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Why An RRSP May Not Be For You

Feb. 20, 2013
5 mins
An older man sits with his laptop while an older woman plays with a dog on the couch

If you believe the hype, every adult Canadian should be maximizing their RRSPs through some kind of monthly pre-authorized chequing plan.

However, it’s worth noting that some people will probably be better off not investing in an RRSP at all. And, for many others, they’re still likely a low priority.

Is an RRSP your best fit?

If you're in a higher tax bracket, then making the maximum RRSP contribution as early as possible should pay off. But for many middle-income earners approaching retirement, the case is not as clear.

As well, the addition of the Tax Free Savings Account a few years ago has muddied the waters even further. Ideally, you're looking to invest in an RRSP when you're facing a high marginal rate and then taking it out when you're subject to a lower tariff. If it looks like it's going to be the other way around, you're not going to be better off in the long run.

That’s why many investors in the lower tax brackets – roughly $39,000 in Ontario – may have much less to gain from making an RRSP contribution than they think, particularly as they get older.

When you should consider other options

Potential buyers who are less well off and expect to receive the federal Guaranteed Income Supplement – currently available to Canadians earning less than $16,560 a year and couples with joint incomes under $21,888 – should probably think twice about RRSPs, for instance.

That’s a fairly large group since roughly one third of seniors can expect to receive some sort of government income supplement, according to retirement researcher Richard Shillington. And, if you have no company pension and less than $100,000 in retirement assets, you’ll likely be among them, he estimates.

For these low-income retirees a bit of extra income from RRSPs can actually erode their standard of living. That's because it counts against their GIS, which is reduced by 50 cents for every dollar of retirement income. And they'll likely also lose out on other benefits like rent subsidies, drug benefits, home care and social aid programs as well.

This group should not only forego putting any money in but should also consider cashing out so there's nothing left in their plan by age 65, he suggests. The tax paid each year could otherwise be offset by the additional benefits, depending on your specific situation.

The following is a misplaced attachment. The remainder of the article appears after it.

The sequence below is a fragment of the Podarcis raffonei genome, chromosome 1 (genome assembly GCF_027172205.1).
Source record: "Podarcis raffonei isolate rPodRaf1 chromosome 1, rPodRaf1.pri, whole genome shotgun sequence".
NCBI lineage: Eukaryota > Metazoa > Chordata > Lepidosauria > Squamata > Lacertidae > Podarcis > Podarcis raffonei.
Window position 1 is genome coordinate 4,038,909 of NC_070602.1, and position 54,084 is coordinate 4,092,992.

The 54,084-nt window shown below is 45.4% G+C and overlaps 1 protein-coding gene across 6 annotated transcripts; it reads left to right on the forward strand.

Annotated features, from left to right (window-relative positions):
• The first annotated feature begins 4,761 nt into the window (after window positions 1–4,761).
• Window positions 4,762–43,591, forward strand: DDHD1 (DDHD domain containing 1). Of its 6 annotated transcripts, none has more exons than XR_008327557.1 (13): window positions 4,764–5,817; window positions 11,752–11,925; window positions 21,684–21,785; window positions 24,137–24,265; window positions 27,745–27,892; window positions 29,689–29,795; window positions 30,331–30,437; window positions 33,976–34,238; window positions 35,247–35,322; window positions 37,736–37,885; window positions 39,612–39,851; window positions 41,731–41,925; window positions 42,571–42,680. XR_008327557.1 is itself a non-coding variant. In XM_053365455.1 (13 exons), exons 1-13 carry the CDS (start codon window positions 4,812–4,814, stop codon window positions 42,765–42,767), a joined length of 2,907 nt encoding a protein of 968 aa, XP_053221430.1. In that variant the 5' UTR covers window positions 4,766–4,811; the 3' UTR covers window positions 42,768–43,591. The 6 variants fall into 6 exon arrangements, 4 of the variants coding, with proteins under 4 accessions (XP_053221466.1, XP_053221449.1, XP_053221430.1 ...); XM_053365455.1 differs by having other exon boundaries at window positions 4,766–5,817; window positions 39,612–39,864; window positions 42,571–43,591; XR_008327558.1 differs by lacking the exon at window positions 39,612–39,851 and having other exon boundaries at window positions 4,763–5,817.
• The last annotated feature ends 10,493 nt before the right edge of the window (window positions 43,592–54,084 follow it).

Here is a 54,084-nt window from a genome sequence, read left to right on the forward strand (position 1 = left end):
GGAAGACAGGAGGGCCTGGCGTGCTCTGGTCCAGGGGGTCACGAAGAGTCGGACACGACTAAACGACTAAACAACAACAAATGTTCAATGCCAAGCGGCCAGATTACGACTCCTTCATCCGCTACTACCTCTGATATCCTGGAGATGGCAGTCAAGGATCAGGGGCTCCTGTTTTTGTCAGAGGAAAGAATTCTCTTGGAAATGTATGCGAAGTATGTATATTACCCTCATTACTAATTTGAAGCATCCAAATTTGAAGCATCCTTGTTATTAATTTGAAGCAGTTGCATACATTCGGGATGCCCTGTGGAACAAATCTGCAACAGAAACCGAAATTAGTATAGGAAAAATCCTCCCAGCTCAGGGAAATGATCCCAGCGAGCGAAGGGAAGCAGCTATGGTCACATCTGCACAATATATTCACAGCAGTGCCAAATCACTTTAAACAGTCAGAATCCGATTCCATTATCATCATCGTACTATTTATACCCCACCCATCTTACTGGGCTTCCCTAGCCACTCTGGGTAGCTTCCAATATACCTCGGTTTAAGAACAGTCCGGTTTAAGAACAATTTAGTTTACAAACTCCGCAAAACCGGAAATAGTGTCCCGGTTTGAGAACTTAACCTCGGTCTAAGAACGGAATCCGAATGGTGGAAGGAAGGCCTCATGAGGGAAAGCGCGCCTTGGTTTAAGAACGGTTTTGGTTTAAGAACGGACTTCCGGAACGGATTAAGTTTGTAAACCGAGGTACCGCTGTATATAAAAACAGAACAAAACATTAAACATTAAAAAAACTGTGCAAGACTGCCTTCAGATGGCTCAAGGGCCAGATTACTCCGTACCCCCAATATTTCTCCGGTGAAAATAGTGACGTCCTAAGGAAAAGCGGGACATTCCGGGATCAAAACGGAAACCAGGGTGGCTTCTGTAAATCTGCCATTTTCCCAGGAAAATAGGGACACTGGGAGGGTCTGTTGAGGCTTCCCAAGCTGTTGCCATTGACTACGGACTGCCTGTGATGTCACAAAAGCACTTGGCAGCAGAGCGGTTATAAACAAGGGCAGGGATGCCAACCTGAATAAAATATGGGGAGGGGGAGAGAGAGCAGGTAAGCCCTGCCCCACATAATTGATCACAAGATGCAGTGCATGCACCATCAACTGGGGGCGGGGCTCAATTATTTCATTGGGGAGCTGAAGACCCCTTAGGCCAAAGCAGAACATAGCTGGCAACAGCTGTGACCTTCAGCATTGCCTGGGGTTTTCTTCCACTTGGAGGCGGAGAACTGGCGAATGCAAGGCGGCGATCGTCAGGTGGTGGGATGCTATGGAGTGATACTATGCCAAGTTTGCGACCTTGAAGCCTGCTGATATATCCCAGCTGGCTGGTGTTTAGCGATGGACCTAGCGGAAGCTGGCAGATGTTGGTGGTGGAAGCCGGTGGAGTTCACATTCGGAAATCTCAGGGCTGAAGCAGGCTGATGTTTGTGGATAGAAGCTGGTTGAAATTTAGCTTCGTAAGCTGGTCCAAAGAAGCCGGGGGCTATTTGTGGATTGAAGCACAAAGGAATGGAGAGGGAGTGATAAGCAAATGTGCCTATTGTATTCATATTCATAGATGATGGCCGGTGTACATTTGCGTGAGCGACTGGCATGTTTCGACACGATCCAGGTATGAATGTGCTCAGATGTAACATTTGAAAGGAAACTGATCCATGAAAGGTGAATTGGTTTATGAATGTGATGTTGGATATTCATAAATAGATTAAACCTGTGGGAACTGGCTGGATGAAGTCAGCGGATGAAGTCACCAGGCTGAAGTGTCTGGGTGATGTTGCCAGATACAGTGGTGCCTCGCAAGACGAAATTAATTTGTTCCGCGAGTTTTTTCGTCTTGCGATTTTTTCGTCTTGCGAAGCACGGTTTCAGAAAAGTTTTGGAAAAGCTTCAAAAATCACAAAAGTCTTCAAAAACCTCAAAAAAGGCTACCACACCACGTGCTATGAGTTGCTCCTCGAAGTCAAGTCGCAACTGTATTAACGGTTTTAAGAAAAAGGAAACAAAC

RRSPs and small businesses

There are other circumstances where an RRSP is probably not your number one priority. For example, many small business owners actually register fairly modest incomes year over year, preferring instead to boost the value of their businesses.

The conventional wisdom has generally been that you should take a salary from the business to maximize RRSP contributions, and then consider a different combination of business income after that.

But, according to Jamie Golombek, CIBC's managing director of tax and estate planning, most business owners should think twice about this RRSP strategy and instead consider sticking with dividends, leaving any excess cash in the company where it can be reinvested. After crunching the numbers, Golombek found that skipping the RRSP left business owners with more after-tax cash.

The bottom line: RRSPs are not always the no-brainer they’re advertised to be. Be sure to talk to someone in the know before you jump in.

Gordon Powers

A long-time fund company executive, Gordon Powers now heads up the Affinity Group, a consulting firm focusing on retirement readiness. Gordon was a columnist for the Globe & Mail and Morningstar for many years and is also currently a columnist for Investment Executive, Canada’s national newspaper for financial advisors.

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